Could you tell me some of the national records or titles that you’ve held?

“When I was 14 I broke the Under 17 New Zealand record. Which was 45:53m. And from there there’s little school records. So the Auckland Secondary Schools, the North Island Championships and stuff like that.  But the biggest one I’ve achieved recently is the New Zealand track and field under 18 record which was 48:95m.”


I remember talking to you before and you said that you never used to be into athletics or sports and you said you were a couch potato – so do you think that for other young aspiring athletes – hearing these types of stories from their idols can really help them – especially when they can sometimes think that athletes are just born with talent?

“That’s actually huge with what I’ve been thinking about recently. Because a lot of people look at me and they just see the successes that I’ve had and the achievements that I’ve had but what they don’t see is what goes on behind it. So a lot of people just see me on the podium but beneath the podium there are so many steps that you go through. There’s the training, there’s the mental skills. Everything all adds up and a lot of people don’t see the sacrifice that has been made. The one thing I would say is if you find something that makes you happy, keep doing it because if you don’t have that passion towards what you’re doing then there’s no point in doing it.”

What does it mean to you coming from South Auckland?

“I’ve always lived in South Auckland, my ‘rewa athletics family has always been supportive of me and  seen the passion I have to see myself and others succeed. That’s the thing…these days a lot of people scout you for your natural talent instead of seeing the potential that lies within. Trust me, I was never a natural runner but ever since I remember I’ve been able to throw a ball back and forth to my dad in the backyard. But although I wasn’t a natural runner that never held me back. I had this sudden burst of motivation one day where both my Manurewa club members, coaches, parents and friends noticed my drive to change. I went from the kid you saw being encouraged on the track to a person finishing my race and instead of going to sit and have a break, jumping straight back on the track to run alongside my teammate as he struggled to get around his last lap. I am proud to say that I am a part of a group of people who are family to me. I can honestly say that I am so thankful for every single person who has helped me drive my bus to where I am in my journey right now and where I look to head in the future.”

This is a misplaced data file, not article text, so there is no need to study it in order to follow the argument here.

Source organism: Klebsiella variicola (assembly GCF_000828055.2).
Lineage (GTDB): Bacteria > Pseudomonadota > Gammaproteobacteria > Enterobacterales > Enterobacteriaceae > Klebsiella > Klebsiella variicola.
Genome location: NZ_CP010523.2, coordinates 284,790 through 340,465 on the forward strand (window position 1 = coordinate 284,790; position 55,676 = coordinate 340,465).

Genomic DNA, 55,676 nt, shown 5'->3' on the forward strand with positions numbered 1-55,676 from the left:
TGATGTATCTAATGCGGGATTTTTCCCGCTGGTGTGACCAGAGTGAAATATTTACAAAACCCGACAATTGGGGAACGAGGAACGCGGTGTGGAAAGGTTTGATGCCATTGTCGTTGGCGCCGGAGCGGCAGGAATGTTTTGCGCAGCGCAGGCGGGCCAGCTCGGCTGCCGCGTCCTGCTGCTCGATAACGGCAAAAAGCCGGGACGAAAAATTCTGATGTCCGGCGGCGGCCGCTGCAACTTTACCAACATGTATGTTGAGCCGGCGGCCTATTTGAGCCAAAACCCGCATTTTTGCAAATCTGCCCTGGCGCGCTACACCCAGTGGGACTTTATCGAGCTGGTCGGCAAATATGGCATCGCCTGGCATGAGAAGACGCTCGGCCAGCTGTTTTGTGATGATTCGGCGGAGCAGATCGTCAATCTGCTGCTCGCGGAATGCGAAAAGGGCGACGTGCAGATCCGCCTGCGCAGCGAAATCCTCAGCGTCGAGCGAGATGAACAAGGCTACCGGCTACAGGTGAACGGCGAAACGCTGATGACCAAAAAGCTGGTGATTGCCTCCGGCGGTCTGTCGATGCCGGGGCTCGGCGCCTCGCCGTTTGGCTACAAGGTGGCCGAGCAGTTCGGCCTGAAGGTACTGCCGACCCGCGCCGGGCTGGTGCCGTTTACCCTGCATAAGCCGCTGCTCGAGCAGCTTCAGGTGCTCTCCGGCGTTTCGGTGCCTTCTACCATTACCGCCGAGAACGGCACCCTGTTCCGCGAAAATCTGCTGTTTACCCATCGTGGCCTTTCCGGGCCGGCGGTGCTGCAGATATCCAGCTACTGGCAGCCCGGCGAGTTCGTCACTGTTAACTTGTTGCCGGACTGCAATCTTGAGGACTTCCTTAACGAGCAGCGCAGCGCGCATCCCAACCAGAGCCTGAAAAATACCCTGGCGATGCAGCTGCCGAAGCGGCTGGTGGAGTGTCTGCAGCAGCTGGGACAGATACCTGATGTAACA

Dame Valerie Adams is probably our greatest shot put and field event athlete so do you draw any inspiration from her or are there any other athletes you admire?